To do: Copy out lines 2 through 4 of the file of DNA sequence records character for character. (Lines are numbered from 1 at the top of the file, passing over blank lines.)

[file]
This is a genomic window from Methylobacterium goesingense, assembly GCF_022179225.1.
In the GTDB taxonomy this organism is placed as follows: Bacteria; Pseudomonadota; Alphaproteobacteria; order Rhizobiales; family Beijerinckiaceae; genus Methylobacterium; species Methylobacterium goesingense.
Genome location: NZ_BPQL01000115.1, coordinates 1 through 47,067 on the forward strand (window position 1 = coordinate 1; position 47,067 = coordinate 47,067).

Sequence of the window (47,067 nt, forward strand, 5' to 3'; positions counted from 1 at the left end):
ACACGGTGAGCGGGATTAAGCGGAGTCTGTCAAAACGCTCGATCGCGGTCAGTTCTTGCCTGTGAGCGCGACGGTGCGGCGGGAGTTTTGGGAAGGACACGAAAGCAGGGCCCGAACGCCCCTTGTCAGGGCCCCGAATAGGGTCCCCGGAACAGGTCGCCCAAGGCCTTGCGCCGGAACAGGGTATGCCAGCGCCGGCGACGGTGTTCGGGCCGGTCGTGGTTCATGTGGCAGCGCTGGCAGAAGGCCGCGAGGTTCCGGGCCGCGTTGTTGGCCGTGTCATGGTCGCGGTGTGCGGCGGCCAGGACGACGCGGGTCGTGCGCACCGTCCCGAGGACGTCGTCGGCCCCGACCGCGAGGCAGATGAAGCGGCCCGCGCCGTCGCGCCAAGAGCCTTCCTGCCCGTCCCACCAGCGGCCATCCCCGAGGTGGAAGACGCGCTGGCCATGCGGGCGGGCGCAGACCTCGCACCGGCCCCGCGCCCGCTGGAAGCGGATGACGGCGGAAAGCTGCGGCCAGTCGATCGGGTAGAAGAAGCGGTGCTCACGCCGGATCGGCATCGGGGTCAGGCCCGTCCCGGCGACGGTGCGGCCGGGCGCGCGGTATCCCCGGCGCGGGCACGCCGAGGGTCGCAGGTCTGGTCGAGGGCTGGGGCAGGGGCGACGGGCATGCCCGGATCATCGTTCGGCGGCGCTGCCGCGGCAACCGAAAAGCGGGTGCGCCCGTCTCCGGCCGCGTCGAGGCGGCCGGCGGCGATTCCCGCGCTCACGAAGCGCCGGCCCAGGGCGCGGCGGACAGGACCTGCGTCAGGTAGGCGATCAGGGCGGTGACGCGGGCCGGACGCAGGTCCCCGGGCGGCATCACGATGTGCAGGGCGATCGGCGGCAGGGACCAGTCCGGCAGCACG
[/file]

In the GTDB taxonomy this organism is placed as follows: Bacteria; Pseudomonadota; Alphaproteobacteria; order Rhizobiales; family Beijerinckiaceae; genus Methylobacterium; species Methylobacterium goesingense.
Genome location: NZ_BPQL01000115.1, coordinates 1 through 47,067 on the forward strand (window position 1 = coordinate 1; position 47,067 = coordinate 47,067).

Sequence of the window (47,067 nt, forward strand, 5' to 3'; positions counted from 1 at the left end):